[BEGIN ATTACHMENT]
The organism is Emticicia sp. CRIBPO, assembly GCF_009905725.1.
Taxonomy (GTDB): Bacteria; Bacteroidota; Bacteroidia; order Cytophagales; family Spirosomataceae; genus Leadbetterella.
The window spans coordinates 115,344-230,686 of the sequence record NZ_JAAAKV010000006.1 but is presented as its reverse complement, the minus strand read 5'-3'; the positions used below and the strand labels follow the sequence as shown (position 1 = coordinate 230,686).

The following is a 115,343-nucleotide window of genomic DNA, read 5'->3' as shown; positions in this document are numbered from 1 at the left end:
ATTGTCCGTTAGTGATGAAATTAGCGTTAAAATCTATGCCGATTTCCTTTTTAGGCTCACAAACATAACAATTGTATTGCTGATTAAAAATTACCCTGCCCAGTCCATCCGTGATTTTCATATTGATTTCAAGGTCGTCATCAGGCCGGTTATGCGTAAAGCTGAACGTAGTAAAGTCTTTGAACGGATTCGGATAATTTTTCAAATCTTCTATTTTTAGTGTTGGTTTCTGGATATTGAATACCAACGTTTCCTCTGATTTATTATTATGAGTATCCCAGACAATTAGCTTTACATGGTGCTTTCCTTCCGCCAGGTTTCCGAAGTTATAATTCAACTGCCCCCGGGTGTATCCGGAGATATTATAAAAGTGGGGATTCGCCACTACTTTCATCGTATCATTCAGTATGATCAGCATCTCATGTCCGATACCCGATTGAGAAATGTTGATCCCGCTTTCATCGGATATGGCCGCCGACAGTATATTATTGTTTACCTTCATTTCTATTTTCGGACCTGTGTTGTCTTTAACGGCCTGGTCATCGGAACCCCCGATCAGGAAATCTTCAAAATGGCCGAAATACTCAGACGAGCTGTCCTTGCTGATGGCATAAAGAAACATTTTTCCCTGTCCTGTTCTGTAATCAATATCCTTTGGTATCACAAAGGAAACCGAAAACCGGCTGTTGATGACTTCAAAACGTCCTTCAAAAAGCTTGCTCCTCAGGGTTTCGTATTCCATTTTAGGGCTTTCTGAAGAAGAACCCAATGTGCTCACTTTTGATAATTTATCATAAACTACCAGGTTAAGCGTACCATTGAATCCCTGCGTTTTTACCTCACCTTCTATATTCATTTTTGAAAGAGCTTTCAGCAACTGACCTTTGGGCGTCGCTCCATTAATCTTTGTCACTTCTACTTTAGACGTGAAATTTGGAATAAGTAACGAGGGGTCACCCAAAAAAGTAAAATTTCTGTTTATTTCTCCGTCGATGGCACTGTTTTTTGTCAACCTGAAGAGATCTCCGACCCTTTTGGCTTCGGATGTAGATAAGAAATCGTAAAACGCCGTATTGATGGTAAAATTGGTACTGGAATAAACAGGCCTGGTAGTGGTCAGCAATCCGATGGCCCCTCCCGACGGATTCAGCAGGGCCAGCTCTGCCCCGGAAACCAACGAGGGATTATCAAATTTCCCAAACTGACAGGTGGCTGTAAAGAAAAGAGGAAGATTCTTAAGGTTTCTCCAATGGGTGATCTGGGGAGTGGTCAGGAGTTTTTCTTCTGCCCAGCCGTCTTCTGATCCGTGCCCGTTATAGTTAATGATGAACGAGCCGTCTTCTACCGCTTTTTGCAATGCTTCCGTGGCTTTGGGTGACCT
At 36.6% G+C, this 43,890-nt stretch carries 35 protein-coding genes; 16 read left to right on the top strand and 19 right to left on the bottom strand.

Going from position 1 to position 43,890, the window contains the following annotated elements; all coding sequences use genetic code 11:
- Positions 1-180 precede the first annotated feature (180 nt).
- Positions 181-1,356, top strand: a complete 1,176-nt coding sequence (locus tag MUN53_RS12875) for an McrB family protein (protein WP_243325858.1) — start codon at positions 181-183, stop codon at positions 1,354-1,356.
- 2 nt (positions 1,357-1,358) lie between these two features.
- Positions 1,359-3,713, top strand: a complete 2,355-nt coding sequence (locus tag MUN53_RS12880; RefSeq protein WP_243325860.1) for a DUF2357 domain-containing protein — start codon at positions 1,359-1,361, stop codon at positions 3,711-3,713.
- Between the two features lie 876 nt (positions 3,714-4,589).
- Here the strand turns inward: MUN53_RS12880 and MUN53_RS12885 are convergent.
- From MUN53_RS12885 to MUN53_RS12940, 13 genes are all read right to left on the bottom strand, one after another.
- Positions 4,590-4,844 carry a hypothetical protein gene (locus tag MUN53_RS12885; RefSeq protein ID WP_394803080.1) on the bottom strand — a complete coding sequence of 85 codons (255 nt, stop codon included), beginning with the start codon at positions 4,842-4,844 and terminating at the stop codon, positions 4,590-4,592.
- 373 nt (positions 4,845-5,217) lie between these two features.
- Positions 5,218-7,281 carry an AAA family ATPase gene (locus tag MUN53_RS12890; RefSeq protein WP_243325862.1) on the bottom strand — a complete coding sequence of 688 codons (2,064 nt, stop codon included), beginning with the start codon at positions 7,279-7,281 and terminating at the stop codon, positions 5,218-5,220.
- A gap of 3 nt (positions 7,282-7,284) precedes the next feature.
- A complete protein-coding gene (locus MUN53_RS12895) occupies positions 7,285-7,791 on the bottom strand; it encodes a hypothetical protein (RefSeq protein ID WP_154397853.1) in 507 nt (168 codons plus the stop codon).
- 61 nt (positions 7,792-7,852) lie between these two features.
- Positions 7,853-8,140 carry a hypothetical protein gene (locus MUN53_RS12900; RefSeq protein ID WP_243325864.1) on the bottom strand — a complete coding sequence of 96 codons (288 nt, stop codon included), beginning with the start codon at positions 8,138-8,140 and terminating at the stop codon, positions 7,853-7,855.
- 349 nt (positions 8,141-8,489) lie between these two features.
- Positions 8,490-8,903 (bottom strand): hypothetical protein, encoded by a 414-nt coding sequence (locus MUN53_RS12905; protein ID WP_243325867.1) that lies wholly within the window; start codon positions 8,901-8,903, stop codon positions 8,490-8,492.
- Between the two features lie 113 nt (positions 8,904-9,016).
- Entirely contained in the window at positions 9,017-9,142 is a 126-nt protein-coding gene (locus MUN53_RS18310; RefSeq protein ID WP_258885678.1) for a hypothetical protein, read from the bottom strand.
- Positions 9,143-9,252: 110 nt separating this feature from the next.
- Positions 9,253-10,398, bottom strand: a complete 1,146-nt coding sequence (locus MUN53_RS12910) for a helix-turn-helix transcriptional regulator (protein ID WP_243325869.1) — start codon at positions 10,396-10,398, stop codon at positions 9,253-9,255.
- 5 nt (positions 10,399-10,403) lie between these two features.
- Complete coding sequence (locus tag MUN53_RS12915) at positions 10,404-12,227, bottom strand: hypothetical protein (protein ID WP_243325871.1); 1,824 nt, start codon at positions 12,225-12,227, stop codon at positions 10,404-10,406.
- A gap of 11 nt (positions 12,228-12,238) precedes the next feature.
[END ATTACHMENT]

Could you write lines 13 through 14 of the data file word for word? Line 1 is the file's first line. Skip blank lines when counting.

- Here the strand turns inward: MUN53_RS12880 and MUN53_RS12885 are convergent.
- From MUN53_RS12885 to MUN53_RS12940, 13 genes are all read right to left on the bottom strand, one after another.